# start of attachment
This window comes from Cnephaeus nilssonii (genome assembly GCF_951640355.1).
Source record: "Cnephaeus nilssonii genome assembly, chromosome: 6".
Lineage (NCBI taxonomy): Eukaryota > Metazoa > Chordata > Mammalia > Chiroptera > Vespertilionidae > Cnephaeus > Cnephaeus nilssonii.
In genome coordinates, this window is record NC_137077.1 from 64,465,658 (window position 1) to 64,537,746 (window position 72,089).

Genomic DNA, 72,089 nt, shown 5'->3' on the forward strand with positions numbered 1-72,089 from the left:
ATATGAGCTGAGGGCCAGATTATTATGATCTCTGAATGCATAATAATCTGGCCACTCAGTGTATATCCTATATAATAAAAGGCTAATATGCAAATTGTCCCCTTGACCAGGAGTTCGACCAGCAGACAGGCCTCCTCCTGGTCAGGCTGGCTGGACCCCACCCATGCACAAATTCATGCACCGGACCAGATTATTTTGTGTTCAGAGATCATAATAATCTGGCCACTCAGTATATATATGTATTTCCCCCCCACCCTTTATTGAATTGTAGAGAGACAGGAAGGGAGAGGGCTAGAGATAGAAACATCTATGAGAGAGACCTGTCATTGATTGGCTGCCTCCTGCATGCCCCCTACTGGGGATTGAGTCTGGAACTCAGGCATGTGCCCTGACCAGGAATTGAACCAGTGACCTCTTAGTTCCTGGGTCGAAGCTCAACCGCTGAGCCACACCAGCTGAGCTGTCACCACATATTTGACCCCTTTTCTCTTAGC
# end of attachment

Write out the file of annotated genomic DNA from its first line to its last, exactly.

This window comes from Cnephaeus nilssonii (genome assembly GCF_951640355.1).
Source record: "Cnephaeus nilssonii genome assembly, chromosome: 6".
Lineage (NCBI taxonomy): Eukaryota > Metazoa > Chordata > Mammalia > Chiroptera > Vespertilionidae > Cnephaeus > Cnephaeus nilssonii.
In genome coordinates, this window is record NC_137077.1 from 64,465,658 (window position 1) to 64,537,746 (window position 72,089).

Genomic DNA, 72,089 nt, shown 5'->3' on the forward strand with positions numbered 1-72,089 from the left:
ATATGAGCTGAGGGCCAGATTATTATGATCTCTGAATGCATAATAATCTGGCCACTCAGTGTATATCCTATATAATAAAAGGCTAATATGCAAATTGTCCCCTTGACCAGGAGTTCGACCAGCAGACAGGCCTCCTCCTGGTCAGGCTGGCTGGACCCCACCCATGCACAAATTCATGCACCGGACCAGATTATTTTGTGTTCAGAGATCATAATAATCTGGCCACTCAGTATATATATGTATTTCCCCCCCACCCTTTATTGAATTGTAGAGAGACAGGAAGGGAGAGGGCTAGAGATAGAAACATCTATGAGAGAGACCTGTCATTGATTGGCTGCCTCCTGCATGCCCCCTACTGGGGATTGAGTCTGGAACTCAGGCATGTGCCCTGACCAGGAATTGAACCAGTGACCTCTTAGTTCCTGGGTCGAAGCTCAACCGCTGAGCCACACCAGCTGAGCTGTCACCACATATTTGACCCCTTTTCTCTTAGC